There is scope for product design engineers in almost every industry, asserts Prof. G.G. Ray, head of Industrial Design Centre, IIT Bombay. Prof. Ray, however, feels that it is incorrect to call product designers as product design engineers. “I agree that this is an advanced branch of engineering but it is more than just engineering. It is a creative process. So engineers who lack creativity and out-of-the-box thinking are not suited for this profession,” he explains.


CAD for product design (Courtesy: www.cadinternational.com)

Creativity is definitely important to get into this profession. Industrial Design Centre at IIT Bombay, India’s premier institute teaching product design, has a selection criteria where candidates’ creativity, and artistic and aesthetics sense are also judged at the time of admission.

DIY Products Getting Into Space

Prof. Ray cites an example from automotive sector: “For automobile design, companies look for candidates who can visualise what a car should look like in the future. The visualisation part is not where much of engineering is required. One has to be artistic and a great visualiser. He should know how cars looked like in the past and what is the form of vehicles today. Considering the changes observed, he should be able to visualise what cars should look like in the future. Having an engineer’s mind is an added advantage because it helps in visualising objects, which can be converted into reality.”


Some companies where you can fit into
1. Consumer electronics companies like Samsung, LG, Whirlpool, Voltas and Godrej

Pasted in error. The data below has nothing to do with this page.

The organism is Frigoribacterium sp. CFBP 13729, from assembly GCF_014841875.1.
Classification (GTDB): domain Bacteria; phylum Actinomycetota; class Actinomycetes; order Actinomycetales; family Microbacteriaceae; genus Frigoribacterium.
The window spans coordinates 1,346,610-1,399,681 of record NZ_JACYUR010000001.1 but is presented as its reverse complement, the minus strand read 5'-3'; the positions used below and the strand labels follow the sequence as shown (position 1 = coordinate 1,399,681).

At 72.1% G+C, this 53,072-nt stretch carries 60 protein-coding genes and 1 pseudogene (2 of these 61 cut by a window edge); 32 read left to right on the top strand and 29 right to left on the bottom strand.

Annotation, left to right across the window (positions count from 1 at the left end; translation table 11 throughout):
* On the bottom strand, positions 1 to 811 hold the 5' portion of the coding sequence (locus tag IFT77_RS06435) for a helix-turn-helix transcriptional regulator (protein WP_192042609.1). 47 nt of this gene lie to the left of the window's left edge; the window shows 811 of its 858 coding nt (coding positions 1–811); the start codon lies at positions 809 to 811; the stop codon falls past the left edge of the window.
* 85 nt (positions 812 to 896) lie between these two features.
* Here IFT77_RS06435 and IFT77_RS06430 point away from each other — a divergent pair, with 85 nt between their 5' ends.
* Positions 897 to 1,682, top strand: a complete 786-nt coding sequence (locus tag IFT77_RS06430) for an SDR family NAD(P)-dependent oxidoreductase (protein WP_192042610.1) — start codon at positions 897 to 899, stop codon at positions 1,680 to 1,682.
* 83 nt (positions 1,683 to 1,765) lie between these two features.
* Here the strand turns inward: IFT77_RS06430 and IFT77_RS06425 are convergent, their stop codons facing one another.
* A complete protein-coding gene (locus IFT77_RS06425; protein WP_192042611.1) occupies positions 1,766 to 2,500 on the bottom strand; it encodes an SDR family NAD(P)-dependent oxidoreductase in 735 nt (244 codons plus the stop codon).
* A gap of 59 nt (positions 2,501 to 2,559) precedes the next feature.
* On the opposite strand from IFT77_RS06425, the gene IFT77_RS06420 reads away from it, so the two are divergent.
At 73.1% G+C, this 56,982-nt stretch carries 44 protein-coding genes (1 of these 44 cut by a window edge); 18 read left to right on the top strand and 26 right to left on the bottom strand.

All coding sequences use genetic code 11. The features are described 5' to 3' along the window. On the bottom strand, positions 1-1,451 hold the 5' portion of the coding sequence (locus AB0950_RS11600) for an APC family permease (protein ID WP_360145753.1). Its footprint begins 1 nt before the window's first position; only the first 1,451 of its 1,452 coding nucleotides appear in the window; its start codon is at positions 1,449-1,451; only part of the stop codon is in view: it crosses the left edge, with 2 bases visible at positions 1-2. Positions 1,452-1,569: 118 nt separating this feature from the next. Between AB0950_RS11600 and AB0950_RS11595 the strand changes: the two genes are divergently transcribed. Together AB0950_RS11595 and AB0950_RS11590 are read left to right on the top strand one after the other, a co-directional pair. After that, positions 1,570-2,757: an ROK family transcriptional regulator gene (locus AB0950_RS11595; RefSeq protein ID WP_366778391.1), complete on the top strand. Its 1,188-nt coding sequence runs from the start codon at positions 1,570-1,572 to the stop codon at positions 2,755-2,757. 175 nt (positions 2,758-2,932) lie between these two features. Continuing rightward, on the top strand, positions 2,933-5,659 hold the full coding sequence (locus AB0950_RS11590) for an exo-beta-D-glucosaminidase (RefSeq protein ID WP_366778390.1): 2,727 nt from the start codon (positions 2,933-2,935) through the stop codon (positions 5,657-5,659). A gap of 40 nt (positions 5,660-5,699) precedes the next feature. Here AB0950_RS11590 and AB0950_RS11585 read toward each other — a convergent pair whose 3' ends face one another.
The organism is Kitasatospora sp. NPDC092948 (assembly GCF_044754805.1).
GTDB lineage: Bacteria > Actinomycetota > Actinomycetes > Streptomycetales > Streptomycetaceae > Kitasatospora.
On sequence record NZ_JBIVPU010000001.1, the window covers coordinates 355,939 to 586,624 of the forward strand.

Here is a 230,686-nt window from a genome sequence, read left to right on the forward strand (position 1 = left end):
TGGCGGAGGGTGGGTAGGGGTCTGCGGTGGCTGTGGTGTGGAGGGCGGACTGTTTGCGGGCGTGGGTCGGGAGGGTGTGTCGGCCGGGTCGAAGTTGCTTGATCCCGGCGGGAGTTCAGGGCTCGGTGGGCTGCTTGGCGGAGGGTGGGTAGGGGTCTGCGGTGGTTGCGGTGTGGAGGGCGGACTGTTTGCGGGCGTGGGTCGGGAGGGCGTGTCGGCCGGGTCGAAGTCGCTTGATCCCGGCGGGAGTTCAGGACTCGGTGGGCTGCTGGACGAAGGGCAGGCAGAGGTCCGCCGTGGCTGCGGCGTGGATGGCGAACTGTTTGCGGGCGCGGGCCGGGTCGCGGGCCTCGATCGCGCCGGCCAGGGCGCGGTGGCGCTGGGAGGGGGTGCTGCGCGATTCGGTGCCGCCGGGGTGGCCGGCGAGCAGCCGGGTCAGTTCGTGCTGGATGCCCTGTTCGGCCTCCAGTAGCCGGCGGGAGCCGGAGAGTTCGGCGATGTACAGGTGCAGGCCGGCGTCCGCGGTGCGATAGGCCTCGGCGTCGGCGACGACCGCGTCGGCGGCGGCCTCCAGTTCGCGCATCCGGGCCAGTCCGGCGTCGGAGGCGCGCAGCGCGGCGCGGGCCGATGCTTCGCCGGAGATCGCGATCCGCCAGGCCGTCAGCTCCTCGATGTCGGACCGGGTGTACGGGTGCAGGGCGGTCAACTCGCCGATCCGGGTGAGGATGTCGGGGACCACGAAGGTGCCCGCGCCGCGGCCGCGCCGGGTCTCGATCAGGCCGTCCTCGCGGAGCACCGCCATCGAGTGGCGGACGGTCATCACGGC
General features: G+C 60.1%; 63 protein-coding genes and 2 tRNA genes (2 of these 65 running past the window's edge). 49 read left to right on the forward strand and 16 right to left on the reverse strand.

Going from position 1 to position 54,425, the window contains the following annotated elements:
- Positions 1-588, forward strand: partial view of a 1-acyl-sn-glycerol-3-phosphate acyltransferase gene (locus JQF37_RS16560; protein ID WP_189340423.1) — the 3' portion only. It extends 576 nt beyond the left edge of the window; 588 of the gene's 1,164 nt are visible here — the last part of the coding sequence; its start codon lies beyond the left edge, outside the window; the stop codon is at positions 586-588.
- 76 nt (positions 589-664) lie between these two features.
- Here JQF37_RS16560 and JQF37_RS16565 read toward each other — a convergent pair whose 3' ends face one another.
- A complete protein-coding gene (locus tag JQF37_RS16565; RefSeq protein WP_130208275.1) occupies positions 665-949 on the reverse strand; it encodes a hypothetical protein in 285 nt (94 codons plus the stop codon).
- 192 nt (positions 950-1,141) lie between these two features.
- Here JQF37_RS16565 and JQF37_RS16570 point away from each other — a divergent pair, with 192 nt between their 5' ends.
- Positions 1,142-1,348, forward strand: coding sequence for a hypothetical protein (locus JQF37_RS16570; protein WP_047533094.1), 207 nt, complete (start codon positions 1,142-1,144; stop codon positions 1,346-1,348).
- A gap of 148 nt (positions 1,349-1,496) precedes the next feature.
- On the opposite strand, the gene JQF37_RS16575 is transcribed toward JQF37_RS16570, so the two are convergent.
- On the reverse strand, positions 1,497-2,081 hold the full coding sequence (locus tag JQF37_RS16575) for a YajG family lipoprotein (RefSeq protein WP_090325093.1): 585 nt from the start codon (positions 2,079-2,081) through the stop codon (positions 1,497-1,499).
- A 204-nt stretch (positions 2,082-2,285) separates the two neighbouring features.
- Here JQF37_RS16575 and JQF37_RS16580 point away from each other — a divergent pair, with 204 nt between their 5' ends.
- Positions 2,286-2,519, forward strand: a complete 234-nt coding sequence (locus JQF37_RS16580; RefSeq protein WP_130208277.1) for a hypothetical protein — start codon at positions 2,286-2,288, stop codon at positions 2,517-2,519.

2. Semiconductor companies like STMicroelectronics, Infineon, NXP Semiconductors and Qualcomm
3. Electronics system companies (which do system design and PCB design) like Freescale, STMicroelectronics and NXP Semiconductors
4. Telecom companies like Huawei, ZTE, Samsung and LG

So if you have a knack for foreseeing the future, you are bound to succeed in this field.

There is immense growth too
In product design, sky is the limit for you. Nitin Jain, head-marketing, presales & solutions, highlights the growth path for an engineer willing to make career in product design: “A product design engineer can grow as much as he wants. There is always an adequate demand for such professionals and, being in the niche segment, companies are always keen to hire people with exceptional talent. A fresher in this domain can grow to the highest level in the company.”

Transmission Basics: Beginners Guide To EM Waves

Explaining further, Kapur says, “A fresher can join a company like Broad-com as a product design engineer and grow up to a level parallel to the highest rank being offered in the company. So the growth opportunities are immense. With India becoming a major electronics player, opportunities for product design engineers are increasing manifold.”

Attractive offers
If you are the lucky one with a knack for design and technology, you will get well-paid for your abilities. Of course, pay packages vary from industry to industry, but product design engineers can get an average starting salary of Rs 400,000 to Rs 800,000 per annum. In fact, there are companies that do not mind giving handsome perks to such valuable employees.

The author is an assistant editor at EFY